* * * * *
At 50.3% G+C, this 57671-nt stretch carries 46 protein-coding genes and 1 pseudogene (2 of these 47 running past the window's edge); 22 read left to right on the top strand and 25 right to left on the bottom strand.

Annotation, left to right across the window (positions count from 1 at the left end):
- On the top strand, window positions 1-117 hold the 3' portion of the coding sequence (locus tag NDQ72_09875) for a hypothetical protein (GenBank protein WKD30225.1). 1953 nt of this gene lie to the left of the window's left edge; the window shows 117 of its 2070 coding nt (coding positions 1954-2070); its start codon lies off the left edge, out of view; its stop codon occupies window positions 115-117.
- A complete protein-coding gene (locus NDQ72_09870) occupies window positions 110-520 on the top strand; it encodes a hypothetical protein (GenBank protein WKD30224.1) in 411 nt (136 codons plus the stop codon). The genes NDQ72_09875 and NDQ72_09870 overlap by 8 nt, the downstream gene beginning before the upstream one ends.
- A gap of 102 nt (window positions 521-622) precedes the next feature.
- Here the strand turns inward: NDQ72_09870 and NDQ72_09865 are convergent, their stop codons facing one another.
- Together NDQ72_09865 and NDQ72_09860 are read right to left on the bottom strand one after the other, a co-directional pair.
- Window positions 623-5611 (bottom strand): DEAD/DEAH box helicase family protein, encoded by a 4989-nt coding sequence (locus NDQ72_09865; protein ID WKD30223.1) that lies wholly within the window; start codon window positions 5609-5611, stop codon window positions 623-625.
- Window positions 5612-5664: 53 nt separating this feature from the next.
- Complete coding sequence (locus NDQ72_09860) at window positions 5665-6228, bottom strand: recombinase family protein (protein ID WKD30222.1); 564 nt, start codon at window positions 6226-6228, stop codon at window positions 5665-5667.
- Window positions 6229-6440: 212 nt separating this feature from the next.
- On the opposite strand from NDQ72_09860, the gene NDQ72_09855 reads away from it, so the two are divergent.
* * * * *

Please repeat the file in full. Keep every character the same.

At 50.3% G+C, this 57671-nt stretch carries 46 protein-coding genes and 1 pseudogene (2 of these 47 running past the window's edge); 22 read left to right on the top strand and 25 right to left on the bottom strand.

Annotation, left to right across the window (positions count from 1 at the left end):
- On the top strand, window positions 1-117 hold the 3' portion of the coding sequence (locus tag NDQ72_09875) for a hypothetical protein (GenBank protein WKD30225.1). 1953 nt of this gene lie to the left of the window's left edge; the window shows 117 of its 2070 coding nt (coding positions 1954-2070); its start codon lies off the left edge, out of view; its stop codon occupies window positions 115-117.
- A complete protein-coding gene (locus NDQ72_09870) occupies window positions 110-520 on the top strand; it encodes a hypothetical protein (GenBank protein WKD30224.1) in 411 nt (136 codons plus the stop codon). The genes NDQ72_09875 and NDQ72_09870 overlap by 8 nt, the downstream gene beginning before the upstream one ends.
- A gap of 102 nt (window positions 521-622) precedes the next feature.
- Here the strand turns inward: NDQ72_09870 and NDQ72_09865 are convergent, their stop codons facing one another.
- Together NDQ72_09865 and NDQ72_09860 are read right to left on the bottom strand one after the other, a co-directional pair.
- Window positions 623-5611 (bottom strand): DEAD/DEAH box helicase family protein, encoded by a 4989-nt coding sequence (locus NDQ72_09865; protein ID WKD30223.1) that lies wholly within the window; start codon window positions 5609-5611, stop codon window positions 623-625.
- Window positions 5612-5664: 53 nt separating this feature from the next.
- Complete coding sequence (locus NDQ72_09860) at window positions 5665-6228, bottom strand: recombinase family protein (protein ID WKD30222.1); 564 nt, start codon at window positions 6226-6228, stop codon at window positions 5665-5667.
- Window positions 6229-6440: 212 nt separating this feature from the next.
- On the opposite strand from NDQ72_09860, the gene NDQ72_09855 reads away from it, so the two are divergent.